• Cotton Irrigation Scheduling, Safford Agricultural Center, 1988

      Clark, L. J.; Carpenter, E. W.; Scherer, T.; Slack, D.; Fox, F.; Silvertooth, Jeff; Isbell, Joan (College of Agriculture, University of Arizona (Tucson, AZ), 1989-03)
      Cotton was grown using historical evapotranspiration data in the Erie method a checkbook method using real-time AZMET weather data, an infrared thermometer, and a faint manager to schedule irrigations. Yields of 4 bales per acre were recorded with no significant differences between the scheduling methods. Differences were seen in the plant growth and maturity. More refining will be done in subsequent investigations.
    • Cotton Variety Observation, Safford Agricultural Center 1988

      Clark, L. J.; Carpenter, E. W.; Silvertooth, Jeff; Isbell, Joan (College of Agriculture, University of Arizona (Tucson, AZ), 1989-03)
      Twenty-four short staple cotton varieties were compared in a strip trial on the Safford Agricultural Center, 15 of which were seen for the first time, 7 of which were acala varieties from New Mexico. Three varieties, BR 110, Delta Pine Experimental 7124-293, and Northrup King KNX111 (now KC 311) exceeded the yield of the standard variety DP 90 by 12.6 %, 8.1 %, and 4 %, respectively. Other new cultivars that performed well but didn't exceed the yield of the standard, were HYP 1211, HYP 274, and Acala 2745. The first 2 are hybrids supplied by Dr. Warner Fisher, the latter is an experimental acala from New Mexico State University. Per acre values were affected by lint value as well as lint yield per acre. Using a value of $0.65/lb for New Mexico acala and $0.56/lb for Delta Pine acala, Acala 2745 produced $975/ac compared with DP 90's $916/ac and BR 110's $1031/ac.
    • The Effects of Methyl Bromide Fumigants on Verticillium Wilt on Two Varieties of Short Staple Cotton, Safford Agricultural Center, 1988

      Clark, L. J.; Carpenter, E. W.; Silvertooth, Jeff; Isbell, Joan (College of Agriculture, University of Arizona (Tucson, AZ), 1989-03)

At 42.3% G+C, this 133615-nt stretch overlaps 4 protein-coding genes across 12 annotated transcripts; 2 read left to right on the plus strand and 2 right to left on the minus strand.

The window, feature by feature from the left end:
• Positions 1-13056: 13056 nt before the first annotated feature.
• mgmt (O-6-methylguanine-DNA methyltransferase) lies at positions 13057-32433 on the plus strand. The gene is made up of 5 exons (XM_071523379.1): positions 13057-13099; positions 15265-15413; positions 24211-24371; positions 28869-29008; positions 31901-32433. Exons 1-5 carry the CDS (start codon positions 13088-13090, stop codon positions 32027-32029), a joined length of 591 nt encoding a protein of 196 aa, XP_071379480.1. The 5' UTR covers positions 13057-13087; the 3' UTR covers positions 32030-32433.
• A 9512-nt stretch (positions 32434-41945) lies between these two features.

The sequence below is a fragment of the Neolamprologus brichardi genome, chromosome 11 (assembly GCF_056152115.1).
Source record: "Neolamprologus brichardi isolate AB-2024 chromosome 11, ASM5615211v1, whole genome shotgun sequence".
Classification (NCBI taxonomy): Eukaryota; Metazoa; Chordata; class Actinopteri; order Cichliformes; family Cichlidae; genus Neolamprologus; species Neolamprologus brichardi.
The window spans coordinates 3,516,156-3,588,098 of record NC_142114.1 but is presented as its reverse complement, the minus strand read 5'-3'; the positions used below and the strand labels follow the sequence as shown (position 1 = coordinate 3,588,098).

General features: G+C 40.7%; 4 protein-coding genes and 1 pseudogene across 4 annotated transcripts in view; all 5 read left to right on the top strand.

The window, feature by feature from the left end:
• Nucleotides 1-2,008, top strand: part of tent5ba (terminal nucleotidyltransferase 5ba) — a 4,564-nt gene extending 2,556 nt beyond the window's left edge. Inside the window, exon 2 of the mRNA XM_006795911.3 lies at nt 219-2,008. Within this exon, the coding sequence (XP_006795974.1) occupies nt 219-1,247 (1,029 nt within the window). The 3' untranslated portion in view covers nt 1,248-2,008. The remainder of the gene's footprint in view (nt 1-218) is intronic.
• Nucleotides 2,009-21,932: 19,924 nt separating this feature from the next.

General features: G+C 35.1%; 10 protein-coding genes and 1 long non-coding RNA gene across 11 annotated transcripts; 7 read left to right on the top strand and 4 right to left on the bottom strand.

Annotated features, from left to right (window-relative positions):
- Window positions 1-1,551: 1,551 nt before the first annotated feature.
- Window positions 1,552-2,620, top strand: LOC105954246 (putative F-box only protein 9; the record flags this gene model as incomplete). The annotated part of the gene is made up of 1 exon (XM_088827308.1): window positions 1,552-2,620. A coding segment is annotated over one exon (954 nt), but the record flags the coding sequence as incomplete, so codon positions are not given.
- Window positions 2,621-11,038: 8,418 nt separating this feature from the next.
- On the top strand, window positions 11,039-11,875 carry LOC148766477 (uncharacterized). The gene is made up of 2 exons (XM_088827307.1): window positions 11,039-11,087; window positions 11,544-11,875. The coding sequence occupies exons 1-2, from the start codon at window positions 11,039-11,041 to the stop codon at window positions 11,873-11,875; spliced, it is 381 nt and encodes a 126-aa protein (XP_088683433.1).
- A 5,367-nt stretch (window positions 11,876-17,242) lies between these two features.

Methyl bromid/chloropicrin formulations were applied to strips in the verticillium nursery at the Safford Agricultural Center where two varieties of short staple cotton were subsequently planted. More robust plant growth and reduced incidence of disease were noted with some of the treatments. Yield increases over the check plots were also seen. A study of the residual effects of the treatments will be performed in 1989.
    • Soil Amendments on Cotton, Safford Agricultural Center, 1988

      Clark, L. J.; Carpenter, E. W.; Silvertooth, Jeff; Isbell, Joan (College of Agriculture, University of Arizona (Tucson, AZ), 1989-03)
      Cotton was grown in the fourth year of a soil amendment trial that evaluated 4 different soil amendments in 12 treatments on the Safford Agricultural Center. Yields varied from 1,659 to 1,392 pounds of lint per acre but none of the treatments yielded statistically different from the check. The higher yields were seen in the treatments with high and medium rates of soil sulfur, Boligrow, or gypsum, the lower yields were seen in the treatments with low rates of those amendments or with a biological amendment, but the conclusion of the study is that soil amendments did not significantly increase yields on that soil with its EC value of 2.3 dS/m. Crop and fiber quality measurements are reported here.